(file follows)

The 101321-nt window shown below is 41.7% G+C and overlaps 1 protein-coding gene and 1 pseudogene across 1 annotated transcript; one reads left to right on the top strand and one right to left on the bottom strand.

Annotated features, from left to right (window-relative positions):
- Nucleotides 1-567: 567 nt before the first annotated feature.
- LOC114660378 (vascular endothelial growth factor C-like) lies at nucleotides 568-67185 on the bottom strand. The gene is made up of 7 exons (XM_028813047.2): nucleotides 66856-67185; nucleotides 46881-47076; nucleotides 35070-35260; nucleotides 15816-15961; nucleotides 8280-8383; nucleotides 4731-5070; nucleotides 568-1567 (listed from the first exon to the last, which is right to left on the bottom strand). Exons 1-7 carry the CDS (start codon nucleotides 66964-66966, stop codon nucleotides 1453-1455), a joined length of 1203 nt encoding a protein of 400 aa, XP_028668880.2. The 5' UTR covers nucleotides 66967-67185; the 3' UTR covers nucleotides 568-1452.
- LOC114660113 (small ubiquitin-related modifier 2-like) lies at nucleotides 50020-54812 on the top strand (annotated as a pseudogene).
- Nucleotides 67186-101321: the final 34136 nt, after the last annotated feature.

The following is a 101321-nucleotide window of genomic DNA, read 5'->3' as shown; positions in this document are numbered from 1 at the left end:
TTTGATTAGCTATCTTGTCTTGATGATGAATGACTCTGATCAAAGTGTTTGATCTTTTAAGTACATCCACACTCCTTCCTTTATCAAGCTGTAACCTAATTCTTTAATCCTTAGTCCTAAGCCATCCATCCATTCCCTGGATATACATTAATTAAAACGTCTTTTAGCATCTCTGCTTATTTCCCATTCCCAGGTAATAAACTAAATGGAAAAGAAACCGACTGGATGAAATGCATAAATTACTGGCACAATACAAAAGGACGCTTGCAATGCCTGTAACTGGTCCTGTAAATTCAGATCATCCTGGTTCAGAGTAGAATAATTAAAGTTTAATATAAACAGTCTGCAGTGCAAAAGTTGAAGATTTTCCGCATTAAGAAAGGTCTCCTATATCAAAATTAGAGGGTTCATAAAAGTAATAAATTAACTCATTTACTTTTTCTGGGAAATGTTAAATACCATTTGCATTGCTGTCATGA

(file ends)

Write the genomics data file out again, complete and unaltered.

The 101321-nt window shown below is 41.7% G+C and overlaps 1 protein-coding gene and 1 pseudogene across 1 annotated transcript; one reads left to right on the top strand and one right to left on the bottom strand.

Annotated features, from left to right (window-relative positions):
- Nucleotides 1-567: 567 nt before the first annotated feature.
- LOC114660378 (vascular endothelial growth factor C-like) lies at nucleotides 568-67185 on the bottom strand. The gene is made up of 7 exons (XM_028813047.2): nucleotides 66856-67185; nucleotides 46881-47076; nucleotides 35070-35260; nucleotides 15816-15961; nucleotides 8280-8383; nucleotides 4731-5070; nucleotides 568-1567 (listed from the first exon to the last, which is right to left on the bottom strand). Exons 1-7 carry the CDS (start codon nucleotides 66964-66966, stop codon nucleotides 1453-1455), a joined length of 1203 nt encoding a protein of 400 aa, XP_028668880.2. The 5' UTR covers nucleotides 66967-67185; the 3' UTR covers nucleotides 568-1452.
- LOC114660113 (small ubiquitin-related modifier 2-like) lies at nucleotides 50020-54812 on the top strand (annotated as a pseudogene).
- Nucleotides 67186-101321: the final 34136 nt, after the last annotated feature.

The following is a 101321-nucleotide window of genomic DNA, read 5'->3' as shown; positions in this document are numbered from 1 at the left end:
TTTGATTAGCTATCTTGTCTTGATGATGAATGACTCTGATCAAAGTGTTTGATCTTTTAAGTACATCCACACTCCTTCCTTTATCAAGCTGTAACCTAATTCTTTAATCCTTAGTCCTAAGCCATCCATCCATTCCCTGGATATACATTAATTAAAACGTCTTTTAGCATCTCTGCTTATTTCCCATTCCCAGGTAATAAACTAAATGGAAAAGAAACCGACTGGATGAAATGCATAAATTACTGGCACAATACAAAAGGACGCTTGCAATGCCTGTAACTGGTCCTGTAAATTCAGATCATCCTGGTTCAGAGTAGAATAATTAAAGTTTAATATAAACAGTCTGCAGTGCAAAAGTTGAAGATTTTCCGCATTAAGAAAGGTCTCCTATATCAAAATTAGAGGGTTCATAAAAGTAATAAATTAACTCATTTACTTTTTCTGGGAAATGTTAAATACCATTTGCATTGCTGTCATGA